A higher count of free testosterone, however, comes with a price. Estrogen-blocking supplements don’t affect another enzyme, 5-alpha reductase, which converts free testosterone into dihydrotestosterone, the hormone linked to male-pattern baldness, acne and prostate disease. So in effect, you are trading one set of problems (high estrogen) for another (high DHT). The effect isn’t significant enough to cause problems with short-term use, but not getting off such supplements periodically could present some real problems.


1 Karila, T.A.M., et al. (2008). Rapid weight loss decreases serum testosterone. Int J Sports Med. 29(11):872-7.

2 Tomaszewski, M., et al. (2008). Association between lipid profile and circulating concentrations of estrogens in young men. Atheroscl. In press.

3 Mauras, N., et al. (2000). Estrogen suppression in males: metabolic effects. J Clin Endocrin Metabol. 85:2370-2377.

©,2013 Jerry Brainum. Any reprinting in any type of media, including electronic and foreign is expressly prohibited.


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Tuesday, May 7, 2013

Nitric Oxide: A New Source to Pump You Up by Jerry Brainum

Nitric oxide supplements are hot in the bodybuilding supplement world. Most are based on the amino acid arginine, which is the immediate precursor of nitric oxide synthesis in the body. How much arginine converts to NO depends on several factors, including enzyme activity. Another factor is how much arginine gets absorbed into the body. Taking large doses of oral arginine increases the activity of an enzyme in the liver called arginase, which breaks down arginine, thus blunting it’s uptake into the blood.

Some studies show that you need 18 grams or more for arginine to be effectively converted into NO. In contrast most NO supplements contain a modest dose of three to four grams. The larger doses of arginine require intravenous infusion to bypass the arginase barrier in the liver. Attempting to swallow 12 grams of arginine or more at a time usually results in nausea. That’s probably why most NO supplements contain smaller doses.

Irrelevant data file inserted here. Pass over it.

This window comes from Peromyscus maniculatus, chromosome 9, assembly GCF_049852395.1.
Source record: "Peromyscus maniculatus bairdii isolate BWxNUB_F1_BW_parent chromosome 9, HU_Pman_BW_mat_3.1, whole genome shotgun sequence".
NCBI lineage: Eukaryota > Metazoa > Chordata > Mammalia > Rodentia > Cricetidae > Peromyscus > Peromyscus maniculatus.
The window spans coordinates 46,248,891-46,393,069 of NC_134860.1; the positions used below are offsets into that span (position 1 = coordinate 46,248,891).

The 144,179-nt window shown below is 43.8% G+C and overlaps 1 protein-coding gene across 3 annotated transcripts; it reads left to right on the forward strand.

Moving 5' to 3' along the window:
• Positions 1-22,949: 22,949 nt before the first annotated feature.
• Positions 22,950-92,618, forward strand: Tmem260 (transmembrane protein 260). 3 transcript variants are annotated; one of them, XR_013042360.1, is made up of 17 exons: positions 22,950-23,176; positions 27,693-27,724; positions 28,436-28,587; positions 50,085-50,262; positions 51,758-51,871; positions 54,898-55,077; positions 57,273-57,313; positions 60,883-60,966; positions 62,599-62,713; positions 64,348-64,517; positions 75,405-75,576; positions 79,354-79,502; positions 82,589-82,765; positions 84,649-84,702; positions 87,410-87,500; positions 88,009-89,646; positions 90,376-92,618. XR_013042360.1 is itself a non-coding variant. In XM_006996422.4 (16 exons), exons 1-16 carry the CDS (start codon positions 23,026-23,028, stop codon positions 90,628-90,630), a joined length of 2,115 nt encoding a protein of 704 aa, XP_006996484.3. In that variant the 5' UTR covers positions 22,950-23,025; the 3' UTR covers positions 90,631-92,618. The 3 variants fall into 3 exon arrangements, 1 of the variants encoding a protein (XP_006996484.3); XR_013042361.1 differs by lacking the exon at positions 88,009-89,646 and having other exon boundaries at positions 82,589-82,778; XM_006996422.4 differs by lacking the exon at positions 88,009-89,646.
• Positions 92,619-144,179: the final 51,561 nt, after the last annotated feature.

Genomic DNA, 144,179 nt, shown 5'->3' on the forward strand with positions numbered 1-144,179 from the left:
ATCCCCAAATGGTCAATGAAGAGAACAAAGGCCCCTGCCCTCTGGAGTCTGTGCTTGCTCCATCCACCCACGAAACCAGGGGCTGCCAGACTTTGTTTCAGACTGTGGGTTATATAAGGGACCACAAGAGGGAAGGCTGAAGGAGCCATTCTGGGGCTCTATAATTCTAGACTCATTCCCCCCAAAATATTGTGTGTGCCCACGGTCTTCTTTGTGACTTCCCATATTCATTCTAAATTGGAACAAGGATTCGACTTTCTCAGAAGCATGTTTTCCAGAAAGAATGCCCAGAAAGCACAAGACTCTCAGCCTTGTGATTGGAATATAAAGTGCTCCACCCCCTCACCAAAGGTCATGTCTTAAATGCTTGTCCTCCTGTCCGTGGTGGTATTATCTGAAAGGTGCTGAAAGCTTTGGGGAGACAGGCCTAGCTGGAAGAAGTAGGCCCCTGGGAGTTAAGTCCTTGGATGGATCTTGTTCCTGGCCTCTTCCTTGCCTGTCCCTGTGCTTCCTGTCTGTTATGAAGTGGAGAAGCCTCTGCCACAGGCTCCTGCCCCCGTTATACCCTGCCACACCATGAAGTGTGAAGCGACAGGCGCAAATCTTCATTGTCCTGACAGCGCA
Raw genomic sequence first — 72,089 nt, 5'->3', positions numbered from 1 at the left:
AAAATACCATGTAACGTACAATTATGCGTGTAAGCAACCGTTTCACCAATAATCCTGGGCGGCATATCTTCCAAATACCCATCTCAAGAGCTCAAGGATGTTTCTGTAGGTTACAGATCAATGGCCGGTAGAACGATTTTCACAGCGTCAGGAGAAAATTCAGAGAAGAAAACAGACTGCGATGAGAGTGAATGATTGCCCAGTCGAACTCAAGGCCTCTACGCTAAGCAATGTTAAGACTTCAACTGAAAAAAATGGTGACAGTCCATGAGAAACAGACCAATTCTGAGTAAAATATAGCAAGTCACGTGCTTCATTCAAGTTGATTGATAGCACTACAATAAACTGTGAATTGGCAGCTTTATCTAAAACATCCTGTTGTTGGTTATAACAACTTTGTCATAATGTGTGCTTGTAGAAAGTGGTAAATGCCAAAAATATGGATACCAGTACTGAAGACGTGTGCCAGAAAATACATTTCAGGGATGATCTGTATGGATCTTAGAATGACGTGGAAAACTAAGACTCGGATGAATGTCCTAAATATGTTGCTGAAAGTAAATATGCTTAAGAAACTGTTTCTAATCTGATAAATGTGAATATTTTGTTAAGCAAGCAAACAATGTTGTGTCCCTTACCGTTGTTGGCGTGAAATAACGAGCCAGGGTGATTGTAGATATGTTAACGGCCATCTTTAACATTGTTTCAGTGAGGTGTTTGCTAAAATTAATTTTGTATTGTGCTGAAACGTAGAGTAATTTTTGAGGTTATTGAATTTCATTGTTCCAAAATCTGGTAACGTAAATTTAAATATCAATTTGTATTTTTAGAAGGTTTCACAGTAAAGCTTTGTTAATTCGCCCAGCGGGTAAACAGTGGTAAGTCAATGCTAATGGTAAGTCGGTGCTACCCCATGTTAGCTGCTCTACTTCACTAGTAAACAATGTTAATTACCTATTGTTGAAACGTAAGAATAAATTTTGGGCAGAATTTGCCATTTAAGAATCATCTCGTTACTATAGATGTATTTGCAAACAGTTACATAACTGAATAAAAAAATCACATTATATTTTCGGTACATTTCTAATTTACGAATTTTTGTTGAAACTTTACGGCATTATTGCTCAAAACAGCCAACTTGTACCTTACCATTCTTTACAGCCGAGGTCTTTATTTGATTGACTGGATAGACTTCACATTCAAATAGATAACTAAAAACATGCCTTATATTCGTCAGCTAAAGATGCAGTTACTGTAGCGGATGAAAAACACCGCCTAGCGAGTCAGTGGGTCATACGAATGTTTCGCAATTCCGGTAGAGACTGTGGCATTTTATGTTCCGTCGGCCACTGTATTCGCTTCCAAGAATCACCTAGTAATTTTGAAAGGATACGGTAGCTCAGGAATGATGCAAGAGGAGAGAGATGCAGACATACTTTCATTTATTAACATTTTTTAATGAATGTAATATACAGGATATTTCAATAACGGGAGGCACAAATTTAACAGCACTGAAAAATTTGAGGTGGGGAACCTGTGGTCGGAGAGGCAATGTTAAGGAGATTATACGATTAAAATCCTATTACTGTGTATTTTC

Several studies have shown that some bodybuilders who’ve used NO supplements experience symptoms indicating excess NO production in the body. One typical side effect is a drop in blood pressure, since NO widens, or dilates, blood vessels. Though it may not be welcome, it does show that the NO supplements are working as advertised. Other studies, however, show that no oral dose of arginine has any effect on blood vessels. As researcher Richard Bloomer, Ph.D., has pointed out, you wouldn’t want a huge sudden release of NO. Excess amounts are implicated in septic shock—sometimes called blood poisoning—which has a 50 percent mortality rate. Keep in mind that NO is a double-edged biochemical sword. It’s a free radical, which, when combined with hydrogen peroxide released during normal metabolism, becomes peroxinitrate, one of the more potent and damaging free radicals.